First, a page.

The first time through middle school was bad for Jeff Kinney. But the second time? Golden.
Kinney is the writer and cartoonist behind the “Diary of a Wimpy Kid” books, a series that revels in the thugs and cliques, the clueless parents, the awkward bodies, treacherous siblings and excruciating moments of grades 6 through 8. The seven “novels in cartoons” he published between 2007 and 2012 have sold more than 115 million copies worldwide — many of them, teachers and parents say, to boys previously allergic to reading. There have been three movies.
Now comes Book 8, “Diary of a Wimpy Kid: Hard Luck.” On Tuesday, its release date, Kinney was crisscrossing Los Angeles in a “Wimpy Kid” tour bus that had been painted a nearly glowing green to match the cover of the new book.
Kinney arrived at Franklin Elementary School in Los Feliz clad in jeans and a gray T-shirt, as casual as a grade-school kid despite his height (6-foot-1) and age (42). In one pocket he carried a hotel notepad bearing a series of drawings, like ballpoint hieroglyphics.
“I do all my speeches in pictures,” Kinney said. “If I wrote words, I’d get locked in on them.”
Then he stepped into the packed auditorium, faced about 200 high-spirited third-, fourth- and fifth-graders, and asked: “Did you guys just have some sugary drinks?”
One reason kids clamor for Kinney’s books is their main character, Greg Heffley — an unreliable narrator whose misdeeds thrill young readers and make some older ones nervous. There’s no obvious moral instruction in a “Wimpy Kid” book, but plenty of sly wit.
To write one, Kinney told the kids, he first comes up with 350 jokes, then strings them into a plot, draws the cartoon, dickers with his editor, and keeps cutting until he’s down to 217 pages.
As most of the kids at Franklin seemed to know, Kinney’s “day job” is running Poptropica.com, a children’s online role-playing game that launched in the same year as the “Wimpy Kid” books. Worldwide, kids have created more than 560 million virtual characters within the game. Kinney, who created the game as an employee of the publisher Pearson, remains connected to the company with plenty of creative input, though his bosses have loosened his schedule and responsibilities to allow for his global fame.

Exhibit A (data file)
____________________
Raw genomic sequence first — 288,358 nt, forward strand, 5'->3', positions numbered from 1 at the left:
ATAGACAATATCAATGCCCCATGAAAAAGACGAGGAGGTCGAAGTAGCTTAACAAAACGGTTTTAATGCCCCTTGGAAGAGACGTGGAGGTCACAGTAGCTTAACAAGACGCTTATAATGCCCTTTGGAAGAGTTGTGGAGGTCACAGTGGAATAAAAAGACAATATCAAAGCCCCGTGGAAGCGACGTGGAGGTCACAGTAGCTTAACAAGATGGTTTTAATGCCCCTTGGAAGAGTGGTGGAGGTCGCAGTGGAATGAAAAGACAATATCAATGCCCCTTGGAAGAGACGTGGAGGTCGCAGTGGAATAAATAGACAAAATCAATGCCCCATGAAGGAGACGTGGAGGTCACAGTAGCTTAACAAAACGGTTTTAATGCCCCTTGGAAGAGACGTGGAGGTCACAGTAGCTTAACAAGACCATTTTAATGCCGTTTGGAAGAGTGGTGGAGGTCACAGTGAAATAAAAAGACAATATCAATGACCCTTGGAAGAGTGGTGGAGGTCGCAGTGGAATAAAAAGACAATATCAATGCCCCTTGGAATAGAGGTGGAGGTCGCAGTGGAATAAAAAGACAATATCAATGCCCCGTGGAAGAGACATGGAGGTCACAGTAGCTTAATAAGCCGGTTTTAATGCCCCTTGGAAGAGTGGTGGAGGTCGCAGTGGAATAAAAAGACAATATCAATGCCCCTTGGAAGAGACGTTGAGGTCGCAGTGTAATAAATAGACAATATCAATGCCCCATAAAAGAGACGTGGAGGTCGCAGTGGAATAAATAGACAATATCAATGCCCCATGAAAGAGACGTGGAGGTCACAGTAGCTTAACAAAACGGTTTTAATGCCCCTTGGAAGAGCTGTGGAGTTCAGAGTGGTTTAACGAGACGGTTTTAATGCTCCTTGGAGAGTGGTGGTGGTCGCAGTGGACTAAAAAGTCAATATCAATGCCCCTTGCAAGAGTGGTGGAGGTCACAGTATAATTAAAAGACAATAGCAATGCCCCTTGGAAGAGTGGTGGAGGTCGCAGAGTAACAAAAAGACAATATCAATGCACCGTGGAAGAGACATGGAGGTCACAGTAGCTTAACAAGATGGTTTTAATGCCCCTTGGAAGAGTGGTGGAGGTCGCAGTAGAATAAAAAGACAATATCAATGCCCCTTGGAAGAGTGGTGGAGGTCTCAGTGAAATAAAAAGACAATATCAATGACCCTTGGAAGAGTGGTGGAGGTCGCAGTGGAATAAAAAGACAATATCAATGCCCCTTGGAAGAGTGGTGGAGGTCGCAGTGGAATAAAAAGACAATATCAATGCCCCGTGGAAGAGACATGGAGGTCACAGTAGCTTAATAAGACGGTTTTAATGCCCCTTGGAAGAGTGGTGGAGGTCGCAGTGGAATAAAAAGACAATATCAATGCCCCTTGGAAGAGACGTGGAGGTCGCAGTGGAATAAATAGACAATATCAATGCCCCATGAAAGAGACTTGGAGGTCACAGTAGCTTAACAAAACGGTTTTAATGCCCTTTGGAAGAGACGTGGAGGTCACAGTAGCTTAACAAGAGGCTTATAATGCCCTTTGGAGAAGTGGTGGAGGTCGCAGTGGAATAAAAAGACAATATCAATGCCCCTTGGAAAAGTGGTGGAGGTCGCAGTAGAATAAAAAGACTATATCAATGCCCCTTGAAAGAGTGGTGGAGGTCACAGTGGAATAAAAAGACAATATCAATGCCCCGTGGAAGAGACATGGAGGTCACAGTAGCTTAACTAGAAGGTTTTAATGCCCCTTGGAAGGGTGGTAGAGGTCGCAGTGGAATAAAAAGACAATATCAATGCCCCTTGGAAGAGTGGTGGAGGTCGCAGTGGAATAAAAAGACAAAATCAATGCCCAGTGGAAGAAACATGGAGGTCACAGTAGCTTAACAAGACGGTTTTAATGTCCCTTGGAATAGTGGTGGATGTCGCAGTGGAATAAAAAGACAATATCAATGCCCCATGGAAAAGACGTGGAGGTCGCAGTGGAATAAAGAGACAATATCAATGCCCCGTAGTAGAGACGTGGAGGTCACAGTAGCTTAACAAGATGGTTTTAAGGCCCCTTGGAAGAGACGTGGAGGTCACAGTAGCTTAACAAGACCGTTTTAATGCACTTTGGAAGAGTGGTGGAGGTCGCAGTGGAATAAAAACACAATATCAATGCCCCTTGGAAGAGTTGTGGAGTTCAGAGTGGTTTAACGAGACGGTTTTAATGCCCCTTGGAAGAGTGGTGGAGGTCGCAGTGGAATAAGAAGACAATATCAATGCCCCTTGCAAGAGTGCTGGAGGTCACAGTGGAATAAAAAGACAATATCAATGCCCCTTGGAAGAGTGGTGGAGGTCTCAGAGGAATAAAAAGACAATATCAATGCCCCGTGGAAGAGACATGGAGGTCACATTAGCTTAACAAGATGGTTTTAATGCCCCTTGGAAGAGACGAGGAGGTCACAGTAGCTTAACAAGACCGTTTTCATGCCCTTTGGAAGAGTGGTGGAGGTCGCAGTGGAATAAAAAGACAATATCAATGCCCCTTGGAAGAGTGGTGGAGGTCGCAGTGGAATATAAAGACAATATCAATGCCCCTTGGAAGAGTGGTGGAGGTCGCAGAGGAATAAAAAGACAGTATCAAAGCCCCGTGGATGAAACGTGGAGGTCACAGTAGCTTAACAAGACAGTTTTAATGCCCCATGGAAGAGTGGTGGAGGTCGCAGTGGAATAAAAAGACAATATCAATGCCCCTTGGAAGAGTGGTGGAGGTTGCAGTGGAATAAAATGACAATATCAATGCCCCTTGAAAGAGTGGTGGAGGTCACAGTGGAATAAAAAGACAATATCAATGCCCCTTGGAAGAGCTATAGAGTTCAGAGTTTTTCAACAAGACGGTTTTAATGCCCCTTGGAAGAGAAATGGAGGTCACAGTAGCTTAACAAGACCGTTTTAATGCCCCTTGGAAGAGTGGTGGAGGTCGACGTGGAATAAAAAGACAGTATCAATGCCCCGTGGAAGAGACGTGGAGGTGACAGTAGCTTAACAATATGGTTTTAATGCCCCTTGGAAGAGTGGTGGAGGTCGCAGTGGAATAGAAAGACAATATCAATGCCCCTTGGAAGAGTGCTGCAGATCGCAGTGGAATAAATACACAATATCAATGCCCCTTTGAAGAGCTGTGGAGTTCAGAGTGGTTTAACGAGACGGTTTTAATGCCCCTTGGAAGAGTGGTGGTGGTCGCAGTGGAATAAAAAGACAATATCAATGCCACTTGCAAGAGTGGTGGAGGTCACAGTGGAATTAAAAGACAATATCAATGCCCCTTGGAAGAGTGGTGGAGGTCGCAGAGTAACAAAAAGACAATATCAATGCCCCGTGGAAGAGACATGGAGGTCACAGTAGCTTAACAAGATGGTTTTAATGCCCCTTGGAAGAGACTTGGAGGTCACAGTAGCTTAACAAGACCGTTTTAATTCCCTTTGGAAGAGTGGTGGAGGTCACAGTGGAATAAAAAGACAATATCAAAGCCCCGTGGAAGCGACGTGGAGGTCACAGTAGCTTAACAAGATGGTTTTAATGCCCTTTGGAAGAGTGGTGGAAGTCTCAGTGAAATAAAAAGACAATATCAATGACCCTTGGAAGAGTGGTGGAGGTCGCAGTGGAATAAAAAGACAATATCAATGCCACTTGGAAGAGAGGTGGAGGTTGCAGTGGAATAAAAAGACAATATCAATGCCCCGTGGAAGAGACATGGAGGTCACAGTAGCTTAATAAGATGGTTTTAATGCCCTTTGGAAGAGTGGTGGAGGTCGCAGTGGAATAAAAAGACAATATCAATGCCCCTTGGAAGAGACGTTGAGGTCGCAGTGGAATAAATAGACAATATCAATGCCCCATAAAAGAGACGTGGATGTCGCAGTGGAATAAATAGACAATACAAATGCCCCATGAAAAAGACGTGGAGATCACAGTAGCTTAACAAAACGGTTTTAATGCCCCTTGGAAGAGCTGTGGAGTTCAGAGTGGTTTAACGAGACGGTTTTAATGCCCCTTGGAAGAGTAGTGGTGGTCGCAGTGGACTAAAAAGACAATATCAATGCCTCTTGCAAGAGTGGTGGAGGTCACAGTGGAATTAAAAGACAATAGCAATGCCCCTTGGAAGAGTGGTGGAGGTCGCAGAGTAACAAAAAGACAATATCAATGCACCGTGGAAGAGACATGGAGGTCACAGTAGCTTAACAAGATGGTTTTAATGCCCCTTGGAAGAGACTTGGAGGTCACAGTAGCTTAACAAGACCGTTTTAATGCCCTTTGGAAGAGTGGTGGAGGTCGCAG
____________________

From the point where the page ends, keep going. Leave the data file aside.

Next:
Kinney spent his own middle school years (junior-high in those days) at Eugene Burroughs school in Accokeek, Md. At the University of Maryland, Kinney won notice with a strip called “Igdoof” in the campus paper. But once he graduated, he hit a wall.
“I really wanted to be a newspaper cartoonist, but nobody liked my work,” Kinney said. “I didn’t have the control or flair that was necessary to create something that didn’t look childish.”
So he took jobs doing newspaper, Web, software and game production and design, among other things. And then in early 1998 he hit upon the idea of a kid’s diary. This was not entirely new — Sue Townsend’s “The Secret Diary of Adrian Mole, aged 13 3/4,” came out in 1982 — but Kinney’s stick-figure-esque illustrations gave the idea a new dimension.
After years of refining characters, stockpiling jokes and a tentative Internet foray, Kinney sold the manuscript that became the “Wimpy Kid” series in 2006. Nowadays, Kinney and his wife and two sons live in Plainville, Mass., where Kinney leads Cub Scouts and coaches soccer. (In fact, he flies home from the book tour on weekends to coach.)
By 1:30 p.m. on book-release day, the “Wimpy Kid” bus had crossed to the Westside and Kinney was recalling his own middle school years.
“I made mistakes. I wasn’t that smart. I wasn’t that brave,” he said. He gives Greg these flaws, Kinney said, because “kids can sniff out a moral. They can feel the heavy hand of an adult.”
He plans at least two more books, sees no reason why Greg should ever get to high school, and offers this advice to those in or approaching middle school: “It gets better. I’ve never run into a person who yearns for their middle school days.”
By 2:30 Kinney was signing again, this time for Children’s Book World on West Pico Boulevard — three seconds per signature, a longer moment for chat and a photo — as 100 children waited and thumbed through the new book.
The main character “reminds me of my sister. She’s always getting in trouble,” said Emmeline, 10, of Chino Hills.
“I like the idea of how this is a diary. So it’s not like an author’s writing it — it’s like a kid is writing,” said Yaniv, 12, of Los Angeles. “Some of the things you learn are things your parents don’t want you to be learning.”
At 3:30, eastbound again on the bus, Kinney squinted through reading glasses at his laptop.
“Hey,” he said. “We just got No. 1 on Amazon.”
By 6:30 the campaign had advanced to Vroman’s in Pasadena, biggest event of the day, where a DJ, fortune teller and photo booth were installed. Here, Kinney had an energy drink at his side and another 500 or more people to meet, including Dolores Wiarco, librarian of Woodcrest Junior High School in Ontario.
“I have thousands of books, and the books that they fight over are these. The humor. The simplicity,” she said. “I really believe these books are opening doors for them.”
When a boy of about 11 stepped up soon after, Kinney asked him, “Are you going to go upstairs and dance? You can dance with your mom. There’s nothing cooler than that.” The author and the boy smiled like conspirators.
From California, the “Wimpy Kid” express heads to Arizona, Oregon, Washington and Vancouver. And then it’ll be nearly time to start on the next book. As Kinney told the kids at Franklin Elementary that morning, it takes him most of a year to do each one as he balances demands of Poptropica, his family and his dog.
Oh, and one other thing.
“I have ADD,” he told the crowd. “Does anybody here have ADD? You do? Congratulations. You’re going to go far.”